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Showing posts from February, 2014

When everyone else is slamming breastfeeding...

The whole world seems to be talking about breastfeeding, whether we are discussing where women should nurse in public, or demanding that facebook and instagram #freethenipple, there's plenty of controversy and stigma attached to something which in essence is really simple. When I say simple, its simple as in pushing a boulder up hill is simple (to paraphrase Lauren Laverne). It can be draining both physically and more often mentally when first getting started. We lack any consistent network of support in the UK, and here, our rate of breastfeeding success is dropping. Consequently, the biggest topic of discussion seems to be whether or not breastfeeding is actually beneficial at all. Since becoming a mum, I've seen so many articles in national papers discussing this (I've even been in one) 90% of the time these articles are written by mums who chose not to continue breastfeeding in the early days. Many of these articles quote recent Harvard research undertaken on sib

Why I Never Force My Kids to Kiss Their Grandparents (Or Anyone Else) | The Official Mayim Bialik Blog at Kveller

Mayim Bialik is quickly becoming my parenting hero.  I think it's great that she  is helping normalise attachment parenting and RIE into the mainstream. Our culture has been in need of a public figure who openly discusses how important the choices we make as parents are.   I love the fact she's so open about breastfeeding too. I'm not sure why we're afraid to talk about breast feeding, but it's wrong.  Breastfeeding needs to be discussed (and practiced) in public in order to normalise it for the next generation. And finally,  what's really awesome about Mayim is that she's taken time out during award season to write this lovely blog about how and why its not a good idea to force your kids to display an emotion they don't feel " Forcing (even gently) children to kiss people they don’t want to indicates to children that they don’t know their own sense of safety, comfort, their bodies, and what to do with them. Period. I know I’m overly cerebral.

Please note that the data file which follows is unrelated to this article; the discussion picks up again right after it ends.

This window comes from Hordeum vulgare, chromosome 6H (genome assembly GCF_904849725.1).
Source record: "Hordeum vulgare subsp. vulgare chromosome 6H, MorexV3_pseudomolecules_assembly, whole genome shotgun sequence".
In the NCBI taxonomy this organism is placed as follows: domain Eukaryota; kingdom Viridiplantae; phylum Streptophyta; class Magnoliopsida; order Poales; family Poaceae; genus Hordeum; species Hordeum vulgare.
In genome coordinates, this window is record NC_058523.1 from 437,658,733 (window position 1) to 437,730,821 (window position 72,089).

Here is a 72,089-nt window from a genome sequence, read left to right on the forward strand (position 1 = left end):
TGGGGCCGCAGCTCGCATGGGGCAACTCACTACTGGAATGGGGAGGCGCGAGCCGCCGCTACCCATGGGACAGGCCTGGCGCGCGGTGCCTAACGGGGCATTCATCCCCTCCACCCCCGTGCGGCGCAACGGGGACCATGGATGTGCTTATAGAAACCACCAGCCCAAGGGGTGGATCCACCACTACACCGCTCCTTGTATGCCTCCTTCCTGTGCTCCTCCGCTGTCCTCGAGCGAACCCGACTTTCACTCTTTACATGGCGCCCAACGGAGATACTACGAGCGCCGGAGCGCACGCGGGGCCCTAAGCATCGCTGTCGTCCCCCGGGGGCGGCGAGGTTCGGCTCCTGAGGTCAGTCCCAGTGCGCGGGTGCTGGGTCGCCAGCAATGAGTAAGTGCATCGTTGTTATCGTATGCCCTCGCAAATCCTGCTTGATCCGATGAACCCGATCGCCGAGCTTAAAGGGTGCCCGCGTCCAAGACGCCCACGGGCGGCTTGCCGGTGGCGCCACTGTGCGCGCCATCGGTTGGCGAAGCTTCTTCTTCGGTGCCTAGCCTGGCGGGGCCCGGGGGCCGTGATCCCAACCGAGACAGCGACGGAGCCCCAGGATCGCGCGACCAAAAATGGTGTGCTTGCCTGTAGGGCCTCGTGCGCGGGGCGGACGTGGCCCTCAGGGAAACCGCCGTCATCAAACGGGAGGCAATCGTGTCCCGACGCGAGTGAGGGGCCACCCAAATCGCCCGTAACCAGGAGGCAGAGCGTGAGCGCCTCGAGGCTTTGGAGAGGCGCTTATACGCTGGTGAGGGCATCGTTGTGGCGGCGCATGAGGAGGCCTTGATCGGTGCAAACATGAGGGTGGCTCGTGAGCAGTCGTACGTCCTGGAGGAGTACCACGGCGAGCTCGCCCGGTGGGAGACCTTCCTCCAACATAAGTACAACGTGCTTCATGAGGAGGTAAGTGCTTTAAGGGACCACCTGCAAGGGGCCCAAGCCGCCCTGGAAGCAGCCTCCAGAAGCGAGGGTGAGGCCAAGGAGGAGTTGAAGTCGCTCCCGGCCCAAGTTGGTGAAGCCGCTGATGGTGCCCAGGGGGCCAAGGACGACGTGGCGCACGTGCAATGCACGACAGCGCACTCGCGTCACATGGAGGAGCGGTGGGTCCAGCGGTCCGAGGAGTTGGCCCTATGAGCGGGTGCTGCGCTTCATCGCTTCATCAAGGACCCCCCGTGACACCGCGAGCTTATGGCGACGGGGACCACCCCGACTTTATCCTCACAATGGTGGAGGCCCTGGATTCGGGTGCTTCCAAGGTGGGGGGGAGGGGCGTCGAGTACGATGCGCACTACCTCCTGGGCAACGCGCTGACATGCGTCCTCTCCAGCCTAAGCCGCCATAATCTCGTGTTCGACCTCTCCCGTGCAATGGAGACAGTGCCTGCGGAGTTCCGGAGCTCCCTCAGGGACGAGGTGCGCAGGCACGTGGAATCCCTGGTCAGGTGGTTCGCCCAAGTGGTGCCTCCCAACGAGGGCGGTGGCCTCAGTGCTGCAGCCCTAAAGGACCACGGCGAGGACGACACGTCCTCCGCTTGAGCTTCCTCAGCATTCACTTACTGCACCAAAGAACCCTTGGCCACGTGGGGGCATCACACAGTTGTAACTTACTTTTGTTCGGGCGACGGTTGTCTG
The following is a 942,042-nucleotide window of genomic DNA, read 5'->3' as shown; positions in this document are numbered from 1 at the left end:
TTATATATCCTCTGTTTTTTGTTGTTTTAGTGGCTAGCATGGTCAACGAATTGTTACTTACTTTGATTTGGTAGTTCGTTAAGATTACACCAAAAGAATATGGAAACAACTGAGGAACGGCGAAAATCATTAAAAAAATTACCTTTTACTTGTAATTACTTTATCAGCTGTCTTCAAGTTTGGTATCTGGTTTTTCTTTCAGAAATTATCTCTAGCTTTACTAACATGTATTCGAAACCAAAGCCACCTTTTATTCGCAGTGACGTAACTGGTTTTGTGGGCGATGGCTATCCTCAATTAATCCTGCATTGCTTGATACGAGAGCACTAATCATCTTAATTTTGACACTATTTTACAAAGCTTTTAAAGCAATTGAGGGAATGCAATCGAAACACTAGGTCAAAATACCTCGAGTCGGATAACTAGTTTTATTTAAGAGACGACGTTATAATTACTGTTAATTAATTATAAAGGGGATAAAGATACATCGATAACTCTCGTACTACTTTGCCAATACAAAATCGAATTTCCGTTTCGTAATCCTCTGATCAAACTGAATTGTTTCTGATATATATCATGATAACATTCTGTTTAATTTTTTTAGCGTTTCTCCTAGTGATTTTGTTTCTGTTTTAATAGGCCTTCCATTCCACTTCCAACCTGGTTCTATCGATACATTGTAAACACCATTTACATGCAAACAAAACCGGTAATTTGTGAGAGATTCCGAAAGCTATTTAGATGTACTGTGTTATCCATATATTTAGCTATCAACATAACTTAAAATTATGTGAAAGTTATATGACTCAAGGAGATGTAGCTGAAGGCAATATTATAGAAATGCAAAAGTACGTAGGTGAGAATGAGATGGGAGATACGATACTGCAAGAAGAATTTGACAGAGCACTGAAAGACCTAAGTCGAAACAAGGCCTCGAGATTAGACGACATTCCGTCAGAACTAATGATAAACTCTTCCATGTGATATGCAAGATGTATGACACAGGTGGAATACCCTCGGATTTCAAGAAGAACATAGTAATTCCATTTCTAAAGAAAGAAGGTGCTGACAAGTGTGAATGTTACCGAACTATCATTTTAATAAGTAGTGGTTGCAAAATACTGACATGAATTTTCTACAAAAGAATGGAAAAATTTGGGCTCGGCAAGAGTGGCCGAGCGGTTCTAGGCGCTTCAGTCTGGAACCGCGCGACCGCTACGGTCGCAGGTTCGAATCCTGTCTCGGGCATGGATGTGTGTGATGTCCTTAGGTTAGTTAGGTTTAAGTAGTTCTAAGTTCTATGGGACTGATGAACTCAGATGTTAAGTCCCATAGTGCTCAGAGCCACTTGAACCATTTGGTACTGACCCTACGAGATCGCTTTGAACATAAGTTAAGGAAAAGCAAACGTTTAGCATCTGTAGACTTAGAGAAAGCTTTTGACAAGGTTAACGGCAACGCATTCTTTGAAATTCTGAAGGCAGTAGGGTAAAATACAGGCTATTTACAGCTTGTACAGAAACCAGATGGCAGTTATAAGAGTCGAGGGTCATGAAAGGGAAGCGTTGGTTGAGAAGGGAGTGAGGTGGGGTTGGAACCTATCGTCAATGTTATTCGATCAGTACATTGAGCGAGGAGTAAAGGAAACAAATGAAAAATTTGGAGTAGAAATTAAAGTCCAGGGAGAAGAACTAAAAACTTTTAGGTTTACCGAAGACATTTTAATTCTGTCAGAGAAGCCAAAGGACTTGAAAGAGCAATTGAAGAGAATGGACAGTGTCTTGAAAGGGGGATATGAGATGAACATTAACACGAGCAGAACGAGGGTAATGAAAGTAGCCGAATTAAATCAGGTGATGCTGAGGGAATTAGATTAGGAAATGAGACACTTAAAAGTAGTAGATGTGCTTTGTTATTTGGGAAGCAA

Everything you need to know about cloth nappies

In the post I address some of the questions/arguments people have about cloth nappies and show how much I saved by using them. Buying cloth nappies is expensive to start . Hmm no.  Not really.  Most expectant mums I know by a couple of boxes of pampers before their baby is born. It's part of the nesting impulse to be ready. These boxes aren't cheap at £26 a pop one box will last roughly a week. I recommend by a small second hand stash of about 20/30 nappies.  With a variety of brands so you get an idea of what works for you. I budgeted around £70 for my set up stash and got about 40 nappies. That wouldn't even pay for three boxes of pampers. A lot of council offer vouchers for reusable nappies too as a thank you for helping reduce waste. Don't you need more kit with cloth nappies ? I was overwhelmed by nappy pails,  disposable liners,  nappy soak,  reusable liners,  wraps, reusable wipes and inserts too. The basics of cloth are simple- you have a nappy to

Homemade staples- Laundry Powder (without Borax)